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Jimmy Dorsey

Jimmy Dorsey (February 29, 1904 – June 12, 1957) was an American jazz clarinetist, saxophonist, composer and big band leader. He was known as "JD". He recorded and composed the jazz and pop standards "I'm Glad There Is You (In This World of Ordinary People)" and "It's The Dreamer In Me". His other major recordings were "Tailspin", "John Silver", "So Many Times", "Amapola", "Brazil (Aquarela do Brasil)", "Pennies from Heaven" with Bing Crosby, Louis Armstrong, and Frances Langford, "Grand Central Getaway", and "So Rare". He played clarinet on the seminal jazz standards "Singin' the Blues" in 1927 and the original 1930 recording of "Georgia on My Mind", both inducted into the Grammy Hall of Fame.

During his early days as a musician, Jimmy Dorsey performed with various other ensembles and artists including the Scranton Sirens, The California Ramblers, Red Nichols, Jean Goldkette, Frankie Trumbauer, Ben Pollack, and Paul Whiteman. He played the clarinet solo on the iconic 1927 jazz standard "Singin' the Blues" with the Frankie Trumbauer Orchestra featuring Bix Beiderbecke. This recording was inducted into the Grammy Hall of Fame in 1977. He and his younger brother Tommy formed several bands known as "The Dorsey Brothers Orchestra" during the late 1920s and early 1930s which suddenly ended in May 1935, when Tommy stormed off the bandstand after an onstage argument. For several months, Jimmy continued leading the band, keeping the Dorsey Brothers name, hoping that his younger brother would return. In September 1935, the Dorsey Brothers band legally became the "Jim Dorsey Orchestra", after Jimmy found out that Tommy Dorsey now had his own band, and had signed a recording contract with RCA Victor. Jimmy Dorsey remained with Decca Records as the two brothers were now competing with each other musically.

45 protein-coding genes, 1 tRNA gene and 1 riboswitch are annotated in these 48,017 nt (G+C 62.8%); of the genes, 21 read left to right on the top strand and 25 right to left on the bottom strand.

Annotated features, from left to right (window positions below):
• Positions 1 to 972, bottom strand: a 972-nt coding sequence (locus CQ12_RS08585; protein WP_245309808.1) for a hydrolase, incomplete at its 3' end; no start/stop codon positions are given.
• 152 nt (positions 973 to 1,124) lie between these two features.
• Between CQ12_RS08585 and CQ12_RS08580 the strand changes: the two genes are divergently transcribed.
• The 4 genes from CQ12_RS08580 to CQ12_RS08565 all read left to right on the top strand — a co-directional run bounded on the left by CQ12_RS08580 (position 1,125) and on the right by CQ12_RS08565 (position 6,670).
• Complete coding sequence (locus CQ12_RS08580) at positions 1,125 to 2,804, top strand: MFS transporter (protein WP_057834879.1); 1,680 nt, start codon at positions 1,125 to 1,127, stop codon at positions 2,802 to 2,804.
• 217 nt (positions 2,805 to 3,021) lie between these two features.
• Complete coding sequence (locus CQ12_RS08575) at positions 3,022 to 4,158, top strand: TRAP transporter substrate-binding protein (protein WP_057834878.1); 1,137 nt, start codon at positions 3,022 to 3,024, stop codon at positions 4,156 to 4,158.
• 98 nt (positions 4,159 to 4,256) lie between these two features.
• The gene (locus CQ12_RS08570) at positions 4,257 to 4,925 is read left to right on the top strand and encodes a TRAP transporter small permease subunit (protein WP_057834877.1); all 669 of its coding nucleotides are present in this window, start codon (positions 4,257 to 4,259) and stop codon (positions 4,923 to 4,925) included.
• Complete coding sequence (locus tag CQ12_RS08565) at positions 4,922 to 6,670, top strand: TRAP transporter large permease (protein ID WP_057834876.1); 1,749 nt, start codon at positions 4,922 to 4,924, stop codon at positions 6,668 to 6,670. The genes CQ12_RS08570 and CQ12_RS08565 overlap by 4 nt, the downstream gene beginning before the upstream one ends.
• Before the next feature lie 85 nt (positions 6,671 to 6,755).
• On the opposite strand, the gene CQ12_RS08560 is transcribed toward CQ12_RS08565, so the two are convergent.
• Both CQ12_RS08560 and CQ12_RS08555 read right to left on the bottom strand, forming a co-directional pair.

He played clarinet on the iconic jazz standard "Georgia on My Mind" in 1930 with Hoagy Carmichael and His Orchestra which featured Bix Beiderbecke on cornet.

Jimmy Dorsey's first hit record was "You Let Me Down" in 1935. His early band was considered to be more jazz-oriented than his brother's, and recordings of some instrumental swing classics soon followed: Dorsey Stomp, Tap Dancer's Nightmare, Parade of the Milk Bottle Caps, John Silver, and Dusk in Upper Sandusky. The band was featured on 73 of Bing Crosby's Kraft Music Hall radio shows from December 1935 to July 1937 and also backed Crosby on his commercial recordings in the same period.

In 1936, Bing Crosby released the single "Pennies from Heaven" recorded with the Jimmy Dorsey Orchestra on Decca Records.

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Listen to Jimmy Dorsey on Swing City Radio.  We are a Big Band Radio Station playing a wide selection of Big Band and Swing music.

Swing City Radio plays Jimmy Dorsey - Listen to our station and hear the songs:
Contrasts
Tiger Rag
So Rare
I'm just Wild About Harry
Maria Elena
The Breeze And I
Blue Champagne
When They Ask About You
They're Either Too Young Or Too Old
The Things I Love
My Sister And I
Jersey Bounce
Shoot the Meatballs to Me Dominick Boy
You, You Darlin'
Nearness of You
Shine on Harvest Moon
Just for a Thrill
Moonlight on the River
Julia
Imagination
Fools Rush In
I'm Stepping Out With a Memory Tonight
Flight of the Jitterbug
Carolina in the Morning
Blue Lou
Blueberry Hill
At Least You Could Say Hello

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